In the Beginning
El Salvador's earliest residents were the Paleo-Indians, whose history in the country is thought to stretch back 10,000 years and is evidenced by indigenous paintings found near the village of Morazán. The next residents to arrive were the more advanced Olmecs, Mesoamericans who moved into the region around 2000 B.C. The Olmecs held power until roughly 400 B.C., when they were largely replaced by the Maya. The Maya dynasty is responsible for the country's classic pyramid ruins, such as Tazumal and Casa Blanca -- these show evidence not only of contact with other Maya from around what is now Central America, but also point to how El Salvador acted as a vital trading center in the Maya world.
Around the 11th century, the Maya dynasty was replaced by the Nahuat-speaking Pipil, who were part of the nomadic Mexican Nahua tribe, and dominated the western part of the country. At the same time, the Lenca tribe, with their own Aztec-based language, settled into and controlled the eastern region of the country, where their descendants remain today. Both the Maya and the Lenca dynasties held power until the arrival of the Spanish in 1524, and both waged ultimately futile efforts to stop the invading conquistadors.
Maya History -- Before the arrival of the first Europeans, Mesoamerica was the land of the ancient Maya. Here, mathematicians came up with the concept of zero, astronomers developed a solar calendar accurate to a single day every 6,000 days, and scribes invented an 850-word hieroglyphic vocabulary that scholars consider the world's first advanced writing system. Some of this civilization's practices were less than civil: The Maya built extensive ball courts to play a game called "pok a tok," where the losing team could be executed.
Evidence of human presence in the Maya region dates as far back as the 10th millennium B.C. Maya history is often divided into several distinct periods: Archaic (10,000-2000 B.C.), Pre-Classic (2000 B.C.-A.D. 250), Classic (A.D. 250-900), and Post-Classic (900-1540). Within this timeline, the Classic period itself is often divided into Early, Middle, Late, and Terminal stages. At the height of development, as many as 10 million Maya may have inhabited what are now Guatemala, Belize, Mexico's Yucatán Peninsula, and parts of Honduras and El Salvador. No one knows for sure what led to the decline of the Classic Maya, but somewhere around A.D. 900, their society entered a severe and rapid decline. Famine, warfare, deforestation, and religious prophecy have all been cited as possible causes. (Try Jared Diamond's bestseller Collapse [Penguin, 2005] for information and speculation.)
Unlike the Incas of Peru, the Maya had no centralized ruler. Instead, the civilization consisted of a series of independent city-states, usually ruled by hereditary kings, often at war with one another. The most famous Maya ruin in El Salvador is at Tazumal and includes a temple pyramid, ball court, and other structures considered to be classic examples of Maya architecture and similar to those found in other parts of Central America.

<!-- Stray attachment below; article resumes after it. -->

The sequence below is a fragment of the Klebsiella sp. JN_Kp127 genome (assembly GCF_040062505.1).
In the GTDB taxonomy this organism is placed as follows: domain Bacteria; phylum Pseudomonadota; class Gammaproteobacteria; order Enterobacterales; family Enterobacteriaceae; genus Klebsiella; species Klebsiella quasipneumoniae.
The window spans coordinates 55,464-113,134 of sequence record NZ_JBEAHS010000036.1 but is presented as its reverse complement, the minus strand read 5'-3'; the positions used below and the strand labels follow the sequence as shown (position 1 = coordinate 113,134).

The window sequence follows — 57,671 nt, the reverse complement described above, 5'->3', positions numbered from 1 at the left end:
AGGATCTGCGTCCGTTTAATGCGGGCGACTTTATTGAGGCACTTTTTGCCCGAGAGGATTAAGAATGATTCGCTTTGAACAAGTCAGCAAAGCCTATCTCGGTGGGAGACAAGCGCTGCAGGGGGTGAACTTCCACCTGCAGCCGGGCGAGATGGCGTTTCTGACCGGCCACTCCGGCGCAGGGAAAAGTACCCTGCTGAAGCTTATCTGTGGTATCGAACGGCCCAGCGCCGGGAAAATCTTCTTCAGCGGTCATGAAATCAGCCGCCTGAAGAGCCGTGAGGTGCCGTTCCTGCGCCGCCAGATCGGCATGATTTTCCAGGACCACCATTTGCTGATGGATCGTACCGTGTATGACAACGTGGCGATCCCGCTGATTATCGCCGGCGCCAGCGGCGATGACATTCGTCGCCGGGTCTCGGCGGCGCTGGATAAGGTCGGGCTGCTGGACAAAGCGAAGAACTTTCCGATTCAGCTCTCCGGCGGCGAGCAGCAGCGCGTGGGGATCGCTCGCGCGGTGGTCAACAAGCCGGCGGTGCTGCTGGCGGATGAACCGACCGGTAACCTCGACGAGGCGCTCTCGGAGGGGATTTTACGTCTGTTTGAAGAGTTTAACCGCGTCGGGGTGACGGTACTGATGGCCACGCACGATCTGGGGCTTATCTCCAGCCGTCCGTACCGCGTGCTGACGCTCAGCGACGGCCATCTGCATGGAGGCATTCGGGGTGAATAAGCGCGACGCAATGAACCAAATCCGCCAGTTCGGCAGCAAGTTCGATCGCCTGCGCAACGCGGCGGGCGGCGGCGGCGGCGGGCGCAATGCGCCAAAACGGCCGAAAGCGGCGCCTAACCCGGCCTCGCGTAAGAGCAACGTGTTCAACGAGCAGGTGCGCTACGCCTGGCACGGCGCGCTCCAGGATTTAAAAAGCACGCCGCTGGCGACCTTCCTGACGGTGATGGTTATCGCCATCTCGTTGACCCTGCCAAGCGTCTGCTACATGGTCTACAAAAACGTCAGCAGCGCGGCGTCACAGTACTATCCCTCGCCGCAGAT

According to the Popol Vuh, the sacred Maya book of creation myths and predictions, the world as we know it will end on December 21, 2012. While some New Age analysts have dire predictions for the date, more optimistic prognosticators foresee a day of positive human evolution.
A Spanish Colony & Independence
When Spaniard Pedro de Alvarado attempted to claim this territory for Spain in 1524, his army was thwarted by Pipil fighters. Alvarado tried again the following year, however, and was able to bring the region under the Spanish flag. Alvarado then named the region El Salvador or "The Savior." For roughly the next 3 centuries, El Salvador remained under Spanish control. Agriculture became the main source of wealth, with the Spanish planting cotton, balsam, and indigo, the last of which became El Salvador's main export. The vast majority of the population lived as indentured peasants working for a landowning oligarchy known as "the 14 families."
In 1821, El Salvador, along with four other Central American countries, declared its independence from Spain. The first couple of years of freedom, however, weren't easy. In 1822, El Salvador decided against joining Mexico and other provinces in a Central American union and had to fight off troops sent to bring the country in line. The country went so far as to request statehood from the United States government. Ultimately, however, El Salvador was able to expel the troops and joined a more equitable union of Central American states, known as the Central American Federation, in 1823.
Things remained relatively calm until 1832, when El Salvador's poor staged the first of what would be numerous uprisings to protest unfair land distribution. Like later uprisings, the 1832 effort resulted in little change. In 1838, the Central American Federation dissolved, and El Salvador became a fully independent country.
During the 19th century, El Salvador's land-based elite flourished as the coffee industry grew. During that time, the country's much-amended constitution was again restructured to give the majority of its 72 legislative seats to landowners. The head of each department was also appointed by the president. The system allowed wealthy coffee-plantation owners simply to incorporate much of the country's deedless common land into their coffee farms and to maintain a stranglehold on the landless masses.
Coffee became the dominate industry, and at the turn of the 20th century, it accounted for 95% of the country's export earnings, controlled by 2% of the population. The landowners paid no taxes, employed the locals at slave wages, and expropriated indigenous common lands. This obviously didn't sit well with the landless masses, who rose up numerous times to try to force change but were largely powerless against the wealthy elite and their military bidders. The collapse of coffee prices in 1929 meant mass unemployment that further impoverished the locals. An uprising, later named "La Matanaza" (The Massacre), took place in 1932, led by Farabundo Martí, for whom the people's FMLN organization was later named. It was a failed uprising, which resulted in brutal consequences: the death, imprisonment, or deportation of 30,000 indigenous people and government opponents.